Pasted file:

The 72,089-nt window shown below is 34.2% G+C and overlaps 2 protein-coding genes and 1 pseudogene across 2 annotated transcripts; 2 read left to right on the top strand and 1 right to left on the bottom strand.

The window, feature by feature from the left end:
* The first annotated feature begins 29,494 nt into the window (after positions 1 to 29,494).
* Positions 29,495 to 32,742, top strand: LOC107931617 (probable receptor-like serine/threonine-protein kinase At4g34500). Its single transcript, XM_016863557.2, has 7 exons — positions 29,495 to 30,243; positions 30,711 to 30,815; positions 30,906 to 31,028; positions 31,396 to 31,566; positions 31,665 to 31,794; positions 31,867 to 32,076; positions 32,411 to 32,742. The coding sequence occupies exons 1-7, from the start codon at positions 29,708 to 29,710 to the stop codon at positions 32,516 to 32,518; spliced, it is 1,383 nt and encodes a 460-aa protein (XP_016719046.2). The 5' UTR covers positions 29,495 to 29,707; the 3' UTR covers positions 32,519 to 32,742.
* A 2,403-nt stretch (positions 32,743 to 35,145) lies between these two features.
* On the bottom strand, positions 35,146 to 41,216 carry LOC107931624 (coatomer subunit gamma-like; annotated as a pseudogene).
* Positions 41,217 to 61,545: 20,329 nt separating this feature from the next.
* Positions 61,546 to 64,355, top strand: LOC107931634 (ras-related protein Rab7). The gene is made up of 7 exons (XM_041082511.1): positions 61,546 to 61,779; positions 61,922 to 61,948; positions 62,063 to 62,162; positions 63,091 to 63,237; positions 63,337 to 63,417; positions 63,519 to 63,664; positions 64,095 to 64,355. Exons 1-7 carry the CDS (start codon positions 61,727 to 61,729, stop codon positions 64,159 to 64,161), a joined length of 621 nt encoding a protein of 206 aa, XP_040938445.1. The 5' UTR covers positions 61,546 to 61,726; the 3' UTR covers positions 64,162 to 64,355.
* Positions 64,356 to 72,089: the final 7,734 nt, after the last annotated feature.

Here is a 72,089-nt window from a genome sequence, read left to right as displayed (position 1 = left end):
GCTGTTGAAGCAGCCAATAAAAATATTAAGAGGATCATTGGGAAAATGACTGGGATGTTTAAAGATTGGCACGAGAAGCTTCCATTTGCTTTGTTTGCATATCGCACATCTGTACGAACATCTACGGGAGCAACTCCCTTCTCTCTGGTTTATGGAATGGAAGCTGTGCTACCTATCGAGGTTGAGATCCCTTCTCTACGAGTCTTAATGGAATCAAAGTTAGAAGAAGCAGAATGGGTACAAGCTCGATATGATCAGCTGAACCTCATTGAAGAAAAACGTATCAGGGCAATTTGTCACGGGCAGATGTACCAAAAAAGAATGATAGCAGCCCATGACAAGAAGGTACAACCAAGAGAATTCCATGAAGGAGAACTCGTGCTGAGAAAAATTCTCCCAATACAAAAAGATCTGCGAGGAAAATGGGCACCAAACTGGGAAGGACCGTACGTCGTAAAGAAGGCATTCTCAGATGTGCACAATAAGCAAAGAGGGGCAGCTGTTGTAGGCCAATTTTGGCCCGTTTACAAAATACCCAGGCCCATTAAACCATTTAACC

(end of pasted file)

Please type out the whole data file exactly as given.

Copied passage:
The 72,089-nt window shown below is 34.2% G+C and overlaps 2 protein-coding genes and 1 pseudogene across 2 annotated transcripts; 2 read left to right on the top strand and 1 right to left on the bottom strand.

The window, feature by feature from the left end:
* The first annotated feature begins 29,494 nt into the window (after positions 1 to 29,494).
* Positions 29,495 to 32,742, top strand: LOC107931617 (probable receptor-like serine/threonine-protein kinase At4g34500). Its single transcript, XM_016863557.2, has 7 exons — positions 29,495 to 30,243; positions 30,711 to 30,815; positions 30,906 to 31,028; positions 31,396 to 31,566; positions 31,665 to 31,794; positions 31,867 to 32,076; positions 32,411 to 32,742. The coding sequence occupies exons 1-7, from the start codon at positions 29,708 to 29,710 to the stop codon at positions 32,516 to 32,518; spliced, it is 1,383 nt and encodes a 460-aa protein (XP_016719046.2). The 5' UTR covers positions 29,495 to 29,707; the 3' UTR covers positions 32,519 to 32,742.
* A 2,403-nt stretch (positions 32,743 to 35,145) lies between these two features.
* On the bottom strand, positions 35,146 to 41,216 carry LOC107931624 (coatomer subunit gamma-like; annotated as a pseudogene).
* Positions 41,217 to 61,545: 20,329 nt separating this feature from the next.
* Positions 61,546 to 64,355, top strand: LOC107931634 (ras-related protein Rab7). The gene is made up of 7 exons (XM_041082511.1): positions 61,546 to 61,779; positions 61,922 to 61,948; positions 62,063 to 62,162; positions 63,091 to 63,237; positions 63,337 to 63,417; positions 63,519 to 63,664; positions 64,095 to 64,355. Exons 1-7 carry the CDS (start codon positions 61,727 to 61,729, stop codon positions 64,159 to 64,161), a joined length of 621 nt encoding a protein of 206 aa, XP_040938445.1. The 5' UTR covers positions 61,546 to 61,726; the 3' UTR covers positions 64,162 to 64,355.
* Positions 64,356 to 72,089: the final 7,734 nt, after the last annotated feature.

Here is a 72,089-nt window from a genome sequence, read left to right as displayed (position 1 = left end):
GCTGTTGAAGCAGCCAATAAAAATATTAAGAGGATCATTGGGAAAATGACTGGGATGTTTAAAGATTGGCACGAGAAGCTTCCATTTGCTTTGTTTGCATATCGCACATCTGTACGAACATCTACGGGAGCAACTCCCTTCTCTCTGGTTTATGGAATGGAAGCTGTGCTACCTATCGAGGTTGAGATCCCTTCTCTACGAGTCTTAATGGAATCAAAGTTAGAAGAAGCAGAATGGGTACAAGCTCGATATGATCAGCTGAACCTCATTGAAGAAAAACGTATCAGGGCAATTTGTCACGGGCAGATGTACCAAAAAAGAATGATAGCAGCCCATGACAAGAAGGTACAACCAAGAGAATTCCATGAAGGAGAACTCGTGCTGAGAAAAATTCTCCCAATACAAAAAGATCTGCGAGGAAAATGGGCACCAAACTGGGAAGGACCGTACGTCGTAAAGAAGGCATTCTCAGATGTGCACAATAAGCAAAGAGGGGCAGCTGTTGTAGGCCAATTTTGGCCCGTTTACAAAATACCCAGGCCCATTAAACCATTTAACC